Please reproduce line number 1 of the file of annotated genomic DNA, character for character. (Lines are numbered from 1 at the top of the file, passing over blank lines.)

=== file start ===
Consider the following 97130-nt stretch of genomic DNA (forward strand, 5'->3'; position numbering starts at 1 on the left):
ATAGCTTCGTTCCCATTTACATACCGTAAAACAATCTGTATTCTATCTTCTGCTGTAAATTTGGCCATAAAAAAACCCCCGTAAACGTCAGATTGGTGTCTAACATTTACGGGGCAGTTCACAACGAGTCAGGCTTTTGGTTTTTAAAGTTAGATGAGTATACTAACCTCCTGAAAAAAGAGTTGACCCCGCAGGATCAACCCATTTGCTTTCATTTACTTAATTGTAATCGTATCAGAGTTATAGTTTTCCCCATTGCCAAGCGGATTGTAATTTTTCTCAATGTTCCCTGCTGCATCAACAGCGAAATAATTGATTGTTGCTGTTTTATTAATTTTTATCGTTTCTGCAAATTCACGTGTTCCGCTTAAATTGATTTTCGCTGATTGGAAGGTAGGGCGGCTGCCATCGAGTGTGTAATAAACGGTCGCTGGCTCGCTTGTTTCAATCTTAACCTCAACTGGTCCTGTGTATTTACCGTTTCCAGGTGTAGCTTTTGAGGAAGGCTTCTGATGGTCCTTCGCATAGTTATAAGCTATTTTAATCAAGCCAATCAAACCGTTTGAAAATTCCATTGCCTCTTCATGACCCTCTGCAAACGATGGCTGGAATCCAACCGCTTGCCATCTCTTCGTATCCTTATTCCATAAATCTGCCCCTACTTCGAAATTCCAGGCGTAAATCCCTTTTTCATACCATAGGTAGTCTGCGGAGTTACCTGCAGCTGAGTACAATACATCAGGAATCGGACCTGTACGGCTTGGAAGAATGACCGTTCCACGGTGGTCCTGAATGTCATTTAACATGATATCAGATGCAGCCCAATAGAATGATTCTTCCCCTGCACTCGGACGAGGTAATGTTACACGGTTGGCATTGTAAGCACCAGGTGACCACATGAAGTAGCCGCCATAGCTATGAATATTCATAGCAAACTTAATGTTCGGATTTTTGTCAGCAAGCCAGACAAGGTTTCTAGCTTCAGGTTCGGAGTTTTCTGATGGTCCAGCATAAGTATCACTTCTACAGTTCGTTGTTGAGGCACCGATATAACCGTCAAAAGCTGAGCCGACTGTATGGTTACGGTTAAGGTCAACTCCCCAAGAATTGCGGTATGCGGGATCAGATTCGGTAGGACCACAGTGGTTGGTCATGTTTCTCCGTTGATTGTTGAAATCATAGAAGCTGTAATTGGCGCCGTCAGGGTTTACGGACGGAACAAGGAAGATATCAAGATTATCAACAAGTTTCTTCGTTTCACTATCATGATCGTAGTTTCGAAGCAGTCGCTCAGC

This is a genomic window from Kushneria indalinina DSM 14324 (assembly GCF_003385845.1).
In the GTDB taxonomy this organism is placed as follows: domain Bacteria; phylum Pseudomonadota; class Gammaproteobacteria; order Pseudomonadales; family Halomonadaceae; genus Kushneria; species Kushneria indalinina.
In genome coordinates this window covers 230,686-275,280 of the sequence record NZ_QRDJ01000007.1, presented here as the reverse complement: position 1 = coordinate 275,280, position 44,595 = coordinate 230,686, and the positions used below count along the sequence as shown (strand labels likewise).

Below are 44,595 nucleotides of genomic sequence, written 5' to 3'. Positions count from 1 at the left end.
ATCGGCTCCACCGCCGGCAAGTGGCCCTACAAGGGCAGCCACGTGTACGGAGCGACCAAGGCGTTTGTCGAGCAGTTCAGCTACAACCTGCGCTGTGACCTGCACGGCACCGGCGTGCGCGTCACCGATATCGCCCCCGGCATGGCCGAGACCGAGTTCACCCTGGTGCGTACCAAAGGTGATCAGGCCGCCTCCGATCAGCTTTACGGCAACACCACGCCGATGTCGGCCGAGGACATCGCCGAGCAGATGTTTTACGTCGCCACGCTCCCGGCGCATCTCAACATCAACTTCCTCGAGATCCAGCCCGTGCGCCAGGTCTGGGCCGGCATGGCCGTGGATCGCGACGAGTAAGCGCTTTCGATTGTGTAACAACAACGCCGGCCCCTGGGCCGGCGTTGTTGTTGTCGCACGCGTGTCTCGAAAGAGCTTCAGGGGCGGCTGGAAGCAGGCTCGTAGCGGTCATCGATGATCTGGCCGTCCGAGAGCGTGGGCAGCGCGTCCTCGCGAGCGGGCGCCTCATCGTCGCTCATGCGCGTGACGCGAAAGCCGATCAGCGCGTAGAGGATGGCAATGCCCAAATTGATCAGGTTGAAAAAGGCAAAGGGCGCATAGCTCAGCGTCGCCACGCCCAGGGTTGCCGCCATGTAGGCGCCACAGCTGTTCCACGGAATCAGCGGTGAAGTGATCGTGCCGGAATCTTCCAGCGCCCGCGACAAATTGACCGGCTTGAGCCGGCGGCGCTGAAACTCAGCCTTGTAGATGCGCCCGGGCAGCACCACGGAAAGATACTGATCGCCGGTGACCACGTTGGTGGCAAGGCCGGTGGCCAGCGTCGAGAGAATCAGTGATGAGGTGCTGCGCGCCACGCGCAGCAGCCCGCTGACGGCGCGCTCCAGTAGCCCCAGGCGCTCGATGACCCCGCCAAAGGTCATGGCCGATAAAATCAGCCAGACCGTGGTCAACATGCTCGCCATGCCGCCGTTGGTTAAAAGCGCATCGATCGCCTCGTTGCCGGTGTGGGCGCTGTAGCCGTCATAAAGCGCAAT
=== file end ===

Consider the following 97130-nt stretch of genomic DNA (forward strand, 5'->3'; position numbering starts at 1 on the left):